Flood, Displacement and Politics: The Assam Chapter

Floods and river bank erosion is a deadly menace for millions of people, specifically for the marginalised population in Assam. Assam can only progress by solving the perennial flood problem of the state. This paper shows how the natural disaster and the resultant internal displacements of people have been used to fan the exclusionary politics of citizenship in Assam.


Habibur Rahman, a 33-year-old farmer, was dismantling the huts of his home in an unprecedented panic-driven urgency. The Aai river[1] which was more than one km away from his home last year, was rapidly eroding the houses and lands of Nepalpara village of Chirang district, Assam, and was approaching the home of Rahman very fast. His dwelling consisted of three huts made of tin, bamboo and cement pillars. Among them was a kitchen, a hut for his parents and another one where he stayed with his wife and four children. He could dismantle only one of his huts and shift it to higher ground before the river swallowed his entire land together with his home. Everything his family ever earned over successive generations disappeared within a few hours. Without help from his kinship and social networks, as all the villagers were busy rescuing their own homes and struggling with their miseries, only some of the household items he possessed could be shifted to safety.

 Underdevelopment is glaring in many sectors of Assam, such as education, health, general infrastructure, and the economy, even after seven decades of independence. Flood and the extensive damages caused by it is one of the most prominent sectors that testifies to the significant failure of the state to control them. Flood management in the state started systemically in 1954[2]. Much water has flown down the Brahmaputra, but neither the flood has come under control, nor the damages caused by the flood have been sufficiently managed. This raises serious questions about the quality and sincerity of the efforts put in by successive governments so far. Though catastrophic flood is recurrent, the state has never made an adequate attempt to bring up necessary infrastructures to meet these yearly episodes of extreme misery and inexplicable suffering of the masses. Over the years, some elements have been identified that enhance the damage, but those elements have remained uncontrolled. A significant part of this paper is based on the fieldwork carried out in 2020.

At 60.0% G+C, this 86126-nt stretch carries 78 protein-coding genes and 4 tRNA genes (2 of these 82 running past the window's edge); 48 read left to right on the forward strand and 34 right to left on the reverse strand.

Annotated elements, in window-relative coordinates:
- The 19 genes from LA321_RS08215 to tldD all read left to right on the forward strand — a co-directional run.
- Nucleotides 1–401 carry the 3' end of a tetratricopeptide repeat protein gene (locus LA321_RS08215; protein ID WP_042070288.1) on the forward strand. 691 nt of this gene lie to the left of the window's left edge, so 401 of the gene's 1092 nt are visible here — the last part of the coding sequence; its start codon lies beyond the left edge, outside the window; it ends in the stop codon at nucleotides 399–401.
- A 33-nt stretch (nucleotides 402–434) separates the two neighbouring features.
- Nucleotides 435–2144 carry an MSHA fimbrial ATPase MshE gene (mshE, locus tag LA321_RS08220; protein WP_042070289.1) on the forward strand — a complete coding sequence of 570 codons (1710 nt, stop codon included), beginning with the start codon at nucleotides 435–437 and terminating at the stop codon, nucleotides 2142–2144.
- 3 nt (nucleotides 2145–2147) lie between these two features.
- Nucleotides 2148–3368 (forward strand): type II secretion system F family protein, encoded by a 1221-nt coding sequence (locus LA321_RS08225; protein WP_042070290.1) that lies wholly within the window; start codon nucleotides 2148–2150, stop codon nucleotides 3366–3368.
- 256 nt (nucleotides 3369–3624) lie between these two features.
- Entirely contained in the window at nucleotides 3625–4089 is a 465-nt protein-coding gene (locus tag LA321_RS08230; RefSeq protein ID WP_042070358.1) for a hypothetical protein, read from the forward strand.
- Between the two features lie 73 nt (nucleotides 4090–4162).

Flood in Assam is a yearly phenomenon which remains strongly visible throughout the state from May to September. Several zones of the state witness up to five waves of flood a year. The impact of flood in the state, which we will discuss in the following subsections, is multi-dimensional ranging from economy,  infrastructure, and society to even the citizenship of the marginalised people. The effect of flood and erosion on the citizenship of the marginalised people exposes how some in the garb of disaster management tend to exploit the human conditions under distress further. These examples of heightened discrimination during a disaster are not limited to Assam. In Odisha, during cyclone Fani, which made landfall in May 2019, Dalits were denied shelter in the relief camps by the upper castes amid the deadly storm (Chari 2019). The discrimination against the Dalits remained intense in the state, even during the relief and rehabilitation process (Patra 2019). Also, during the COVID-19 outbreak in India, communal polarisation and prejudices against Muslims became rampant, and they were targeted, and many were physically assaulted in several places ( Gettleman et al. 2020; Varadarajan 2020).    

Flood and its Impact

Flood is immensely painful and leaves unequal effects on different social groups. The impact is all the more devastating on the people who are abysmally poor and marginalised. About 75% people of Assam are directly or indirectly dependent on agriculture [3]. Destruction of the standing crops due to floods brings penury to hundreds and thousands of people in the state (Saikia 2019). The flood-affected areas, especially the chars of Assam, showcase a gloomy picture. Flood is so deadly that it inundates everything, including homes, paddy fields, schools, roads, and burial/funeral grounds. Bridges and roads are washed away in many instances, which severely disrupts road communications in the state.